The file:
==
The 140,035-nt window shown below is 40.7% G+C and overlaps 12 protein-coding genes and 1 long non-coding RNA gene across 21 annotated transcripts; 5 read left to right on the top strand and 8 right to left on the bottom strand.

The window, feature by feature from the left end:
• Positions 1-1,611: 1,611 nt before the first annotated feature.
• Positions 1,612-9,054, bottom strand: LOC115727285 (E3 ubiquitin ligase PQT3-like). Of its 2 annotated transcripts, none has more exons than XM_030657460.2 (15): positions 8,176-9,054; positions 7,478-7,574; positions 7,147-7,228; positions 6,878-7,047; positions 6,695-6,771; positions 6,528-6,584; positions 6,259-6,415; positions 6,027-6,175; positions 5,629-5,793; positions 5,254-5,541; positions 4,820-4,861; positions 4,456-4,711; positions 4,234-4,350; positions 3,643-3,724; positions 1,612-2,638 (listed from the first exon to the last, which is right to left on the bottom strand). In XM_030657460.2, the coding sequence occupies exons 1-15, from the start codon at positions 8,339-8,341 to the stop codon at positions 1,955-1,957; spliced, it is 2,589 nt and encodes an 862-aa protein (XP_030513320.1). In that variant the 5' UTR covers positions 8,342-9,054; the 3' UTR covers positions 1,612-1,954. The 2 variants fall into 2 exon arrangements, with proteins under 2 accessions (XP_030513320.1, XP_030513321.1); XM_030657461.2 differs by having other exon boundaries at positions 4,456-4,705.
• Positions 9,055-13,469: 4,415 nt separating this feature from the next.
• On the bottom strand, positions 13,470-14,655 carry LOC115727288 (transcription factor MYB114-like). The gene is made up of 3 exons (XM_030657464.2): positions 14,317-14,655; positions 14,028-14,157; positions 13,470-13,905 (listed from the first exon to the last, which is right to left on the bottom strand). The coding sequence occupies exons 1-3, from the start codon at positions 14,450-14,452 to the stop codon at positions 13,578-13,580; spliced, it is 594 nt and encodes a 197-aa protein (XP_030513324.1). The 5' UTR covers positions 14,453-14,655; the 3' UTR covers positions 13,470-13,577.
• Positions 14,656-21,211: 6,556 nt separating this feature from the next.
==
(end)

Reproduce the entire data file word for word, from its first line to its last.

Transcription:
The 140,035-nt window shown below is 40.7% G+C and overlaps 12 protein-coding genes and 1 long non-coding RNA gene across 21 annotated transcripts; 5 read left to right on the top strand and 8 right to left on the bottom strand.

The window, feature by feature from the left end:
• Positions 1-1,611: 1,611 nt before the first annotated feature.
• Positions 1,612-9,054, bottom strand: LOC115727285 (E3 ubiquitin ligase PQT3-like). Of its 2 annotated transcripts, none has more exons than XM_030657460.2 (15): positions 8,176-9,054; positions 7,478-7,574; positions 7,147-7,228; positions 6,878-7,047; positions 6,695-6,771; positions 6,528-6,584; positions 6,259-6,415; positions 6,027-6,175; positions 5,629-5,793; positions 5,254-5,541; positions 4,820-4,861; positions 4,456-4,711; positions 4,234-4,350; positions 3,643-3,724; positions 1,612-2,638 (listed from the first exon to the last, which is right to left on the bottom strand). In XM_030657460.2, the coding sequence occupies exons 1-15, from the start codon at positions 8,339-8,341 to the stop codon at positions 1,955-1,957; spliced, it is 2,589 nt and encodes an 862-aa protein (XP_030513320.1). In that variant the 5' UTR covers positions 8,342-9,054; the 3' UTR covers positions 1,612-1,954. The 2 variants fall into 2 exon arrangements, with proteins under 2 accessions (XP_030513320.1, XP_030513321.1); XM_030657461.2 differs by having other exon boundaries at positions 4,456-4,705.
• Positions 9,055-13,469: 4,415 nt separating this feature from the next.
• On the bottom strand, positions 13,470-14,655 carry LOC115727288 (transcription factor MYB114-like). The gene is made up of 3 exons (XM_030657464.2): positions 14,317-14,655; positions 14,028-14,157; positions 13,470-13,905 (listed from the first exon to the last, which is right to left on the bottom strand). The coding sequence occupies exons 1-3, from the start codon at positions 14,450-14,452 to the stop codon at positions 13,578-13,580; spliced, it is 594 nt and encodes a 197-aa protein (XP_030513324.1). The 5' UTR covers positions 14,453-14,655; the 3' UTR covers positions 13,470-13,577.
• Positions 14,656-21,211: 6,556 nt separating this feature from the next.